Red Digital Cinema sues competitor Arri over e-mail hacking, adds new charges to the list

The behind-the-lens drama between camera makers Red Digital Cinema and Arri has taken yet another step recently, as Red filed suit December 21st against Arri alleging corporate espionage. Former Arri executive Michael Bravin has already plead guilty to criminal charges that he illegally accessed emails at his previous employer, camera distributor Band Pro Film & Digital. At the time Red founder Jim Jannard also revealed his personal account had been compromised, and now The Wrap reports the company is accusing Arri of “unfair competition based on email hacking, invasion of privacy, conversion, misappropriation of trade secrets and unlawful trade practices, among other charges”. The extra charges come as a result of information it has indicating other Arri executives were aware of the hacking. Other than listening in on conversations between Red and Band Pro, Arri also stands accused of launching a false advertising campaign ahead of the launch of the Alexa, while Bravin posted with a pseudonym on RedUser.net. Hit the source link for additional details on the sordid affair, we’ll find out what can be proven if / when Red gets the jury trial it’s seeking.

Red Digital Cinema sues competitor Arri over e-mail hacking, adds new charges to the list originally appeared on Engadget on Sun, 01 Jan 2012 04:04:00 EDT. Please see our terms for use of feeds.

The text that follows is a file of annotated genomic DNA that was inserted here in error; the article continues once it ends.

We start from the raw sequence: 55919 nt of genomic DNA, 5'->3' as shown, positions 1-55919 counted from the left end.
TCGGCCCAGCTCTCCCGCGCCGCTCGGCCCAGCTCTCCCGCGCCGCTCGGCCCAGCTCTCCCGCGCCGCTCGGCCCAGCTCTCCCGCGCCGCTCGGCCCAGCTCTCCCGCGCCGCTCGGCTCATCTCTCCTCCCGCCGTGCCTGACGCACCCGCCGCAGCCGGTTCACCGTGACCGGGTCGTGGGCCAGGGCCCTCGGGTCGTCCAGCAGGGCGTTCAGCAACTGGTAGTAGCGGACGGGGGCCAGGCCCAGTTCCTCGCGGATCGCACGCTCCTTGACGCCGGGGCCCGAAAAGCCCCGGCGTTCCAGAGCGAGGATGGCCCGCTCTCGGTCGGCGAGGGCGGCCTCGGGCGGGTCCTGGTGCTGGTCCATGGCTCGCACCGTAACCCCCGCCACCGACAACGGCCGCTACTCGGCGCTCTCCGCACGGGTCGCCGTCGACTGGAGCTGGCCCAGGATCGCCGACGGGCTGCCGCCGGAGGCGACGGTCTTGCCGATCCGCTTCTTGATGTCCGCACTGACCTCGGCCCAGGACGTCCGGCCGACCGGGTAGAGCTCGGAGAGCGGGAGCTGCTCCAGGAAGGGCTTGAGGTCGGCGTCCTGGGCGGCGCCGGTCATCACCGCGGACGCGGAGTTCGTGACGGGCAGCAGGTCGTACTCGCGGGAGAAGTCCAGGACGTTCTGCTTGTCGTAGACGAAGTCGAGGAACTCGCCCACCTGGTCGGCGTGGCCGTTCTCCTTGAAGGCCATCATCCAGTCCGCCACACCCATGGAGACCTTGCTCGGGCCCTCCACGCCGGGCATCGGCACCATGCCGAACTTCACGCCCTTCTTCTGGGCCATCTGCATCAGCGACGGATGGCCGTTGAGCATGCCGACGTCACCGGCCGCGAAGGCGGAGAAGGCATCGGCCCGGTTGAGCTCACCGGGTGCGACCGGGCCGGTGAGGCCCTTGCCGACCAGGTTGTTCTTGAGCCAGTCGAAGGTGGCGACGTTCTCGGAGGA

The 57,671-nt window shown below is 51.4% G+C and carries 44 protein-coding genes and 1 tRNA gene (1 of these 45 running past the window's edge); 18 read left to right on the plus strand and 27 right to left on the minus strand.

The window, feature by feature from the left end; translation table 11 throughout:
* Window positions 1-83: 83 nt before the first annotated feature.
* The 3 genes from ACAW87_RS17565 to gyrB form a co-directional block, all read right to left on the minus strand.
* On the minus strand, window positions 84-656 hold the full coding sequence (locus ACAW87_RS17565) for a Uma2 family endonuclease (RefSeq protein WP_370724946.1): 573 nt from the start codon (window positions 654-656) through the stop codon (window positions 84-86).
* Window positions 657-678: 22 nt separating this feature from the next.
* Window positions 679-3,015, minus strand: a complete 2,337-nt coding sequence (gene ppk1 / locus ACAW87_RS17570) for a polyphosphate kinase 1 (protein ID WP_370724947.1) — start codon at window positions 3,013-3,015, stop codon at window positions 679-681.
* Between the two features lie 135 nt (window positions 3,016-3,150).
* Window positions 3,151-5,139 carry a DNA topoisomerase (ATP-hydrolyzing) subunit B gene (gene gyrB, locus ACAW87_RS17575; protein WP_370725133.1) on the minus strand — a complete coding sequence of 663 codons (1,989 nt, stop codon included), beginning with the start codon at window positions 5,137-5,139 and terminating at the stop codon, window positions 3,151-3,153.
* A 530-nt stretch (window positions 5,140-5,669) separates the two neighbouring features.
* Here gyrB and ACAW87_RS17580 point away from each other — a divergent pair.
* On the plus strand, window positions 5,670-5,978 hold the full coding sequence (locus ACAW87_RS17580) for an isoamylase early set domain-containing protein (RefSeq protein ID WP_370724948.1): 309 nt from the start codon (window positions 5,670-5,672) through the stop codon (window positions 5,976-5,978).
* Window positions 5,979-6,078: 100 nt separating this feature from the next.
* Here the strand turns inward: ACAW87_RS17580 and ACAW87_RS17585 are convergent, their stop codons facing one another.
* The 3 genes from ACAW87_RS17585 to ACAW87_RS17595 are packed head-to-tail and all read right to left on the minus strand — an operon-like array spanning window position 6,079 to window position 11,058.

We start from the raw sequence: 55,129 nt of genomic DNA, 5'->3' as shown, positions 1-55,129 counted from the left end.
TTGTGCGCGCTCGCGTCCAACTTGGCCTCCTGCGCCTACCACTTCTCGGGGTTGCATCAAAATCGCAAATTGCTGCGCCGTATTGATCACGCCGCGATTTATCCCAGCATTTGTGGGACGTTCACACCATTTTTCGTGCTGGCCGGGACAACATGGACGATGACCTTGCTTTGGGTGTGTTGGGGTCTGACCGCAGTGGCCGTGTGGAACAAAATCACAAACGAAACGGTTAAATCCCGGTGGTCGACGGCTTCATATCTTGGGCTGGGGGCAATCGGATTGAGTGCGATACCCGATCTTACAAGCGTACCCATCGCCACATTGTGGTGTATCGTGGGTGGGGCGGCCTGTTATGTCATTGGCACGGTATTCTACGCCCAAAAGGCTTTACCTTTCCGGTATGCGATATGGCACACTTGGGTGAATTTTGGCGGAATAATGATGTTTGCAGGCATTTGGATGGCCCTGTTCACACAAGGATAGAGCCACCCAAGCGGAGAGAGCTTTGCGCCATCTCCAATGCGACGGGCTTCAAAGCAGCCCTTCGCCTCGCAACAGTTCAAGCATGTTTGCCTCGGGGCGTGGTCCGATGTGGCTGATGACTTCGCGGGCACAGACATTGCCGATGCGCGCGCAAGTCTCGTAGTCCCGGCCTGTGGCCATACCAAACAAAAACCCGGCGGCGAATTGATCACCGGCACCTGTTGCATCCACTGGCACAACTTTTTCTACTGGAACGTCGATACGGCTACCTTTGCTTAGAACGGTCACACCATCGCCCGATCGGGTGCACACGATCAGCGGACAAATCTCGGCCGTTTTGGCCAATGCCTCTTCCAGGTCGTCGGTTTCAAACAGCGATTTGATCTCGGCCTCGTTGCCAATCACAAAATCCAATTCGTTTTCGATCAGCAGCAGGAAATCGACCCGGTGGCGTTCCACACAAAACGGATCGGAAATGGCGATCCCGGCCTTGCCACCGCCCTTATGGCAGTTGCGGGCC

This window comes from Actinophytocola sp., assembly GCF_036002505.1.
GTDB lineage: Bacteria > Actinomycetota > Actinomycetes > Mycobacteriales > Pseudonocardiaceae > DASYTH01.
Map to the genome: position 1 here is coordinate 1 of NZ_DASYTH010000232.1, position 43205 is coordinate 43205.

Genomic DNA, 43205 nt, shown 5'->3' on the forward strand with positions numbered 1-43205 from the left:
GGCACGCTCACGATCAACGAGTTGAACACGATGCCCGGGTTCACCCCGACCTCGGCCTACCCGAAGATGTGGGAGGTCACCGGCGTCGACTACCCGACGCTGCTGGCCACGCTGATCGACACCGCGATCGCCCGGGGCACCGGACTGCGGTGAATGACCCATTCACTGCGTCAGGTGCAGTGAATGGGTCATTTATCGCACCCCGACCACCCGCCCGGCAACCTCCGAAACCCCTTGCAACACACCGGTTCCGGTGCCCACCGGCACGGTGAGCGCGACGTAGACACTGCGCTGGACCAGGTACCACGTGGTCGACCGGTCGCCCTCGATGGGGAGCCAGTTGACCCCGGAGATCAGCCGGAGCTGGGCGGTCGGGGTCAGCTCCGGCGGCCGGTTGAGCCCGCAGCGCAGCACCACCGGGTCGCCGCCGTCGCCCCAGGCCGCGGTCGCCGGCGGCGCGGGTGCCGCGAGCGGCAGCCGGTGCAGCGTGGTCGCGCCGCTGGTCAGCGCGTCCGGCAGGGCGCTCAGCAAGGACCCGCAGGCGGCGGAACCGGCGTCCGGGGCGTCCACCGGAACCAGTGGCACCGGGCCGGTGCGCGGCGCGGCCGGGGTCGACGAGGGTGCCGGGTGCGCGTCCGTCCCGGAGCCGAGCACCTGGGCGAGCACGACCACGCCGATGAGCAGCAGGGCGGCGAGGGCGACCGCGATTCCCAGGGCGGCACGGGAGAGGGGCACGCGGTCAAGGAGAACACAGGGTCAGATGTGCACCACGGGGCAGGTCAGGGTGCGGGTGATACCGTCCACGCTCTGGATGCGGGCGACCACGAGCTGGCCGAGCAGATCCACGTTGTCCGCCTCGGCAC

Permalink   |  sourceThe Wrap  | Email this | Comments

Related Posts:

RED Sues Arri Over Email Hacking, False Advertising In HD Camera Dust-Up

redlogo

Upstart digital cinema company RED, which has been the bane of many established camera companies for several years now, has filed suit against Arri, a leading camera manufacturer. They allege that Arri employed one Michael Bravin, a former employee of camera kit maker Band Pro, who hacked the email account of his former employee and stole confidential information relating to RED — and astroturfed for Arri on the official forums to boot. They also take exception to some claims Arri made in advertising disparaging RED’s cameras.

You can read the specifics below in the court filing, but the gist is that Bravin continually accessed the email of Amnon Band, founder of Band Pro, and was aware of acquisition talks in 2009 and 2010. He was hired by Arri in 2010 and allegedly provided them details of business and R&D at RED. He also posted on RedUser about how great Arri’s new camera, the Alexa, is. And there’s no question that it’s a great camera — but he posted under a fake name, and there were other circumstances. It’s questionably legal (and questionably illegal), but they are taking him to task for it anyway.

RED also says Arri made some claims in advertising regarding how their camera, sensor, and format were superior to others. Again, generally what advertising is for — but there is a little bit of untruth mixed in there, apparently. I like this little zinger:

In advertising specifically targeting RED customers, ARRI identifies films that have been shot on the Alexa. Among others, it lists the movie “I Hate You, Dad.” In actuality, this movie was shot on RED.

Burn! Who doesn’t like a little camera drama?

RED is seeking unspecified damages, but if the allegations turn out to be true, shelling out some cash would be the least of Arri’s worries. Photographers and cinematographers are very brand-loyal in general, but if they don’t feel they can trust that brand, they’ll leave like rats from a sinking ship. No indication of when the trial will be.



Related Posts:

Galaxy Nexus gets recovery images, for when your hacking joy turns to tears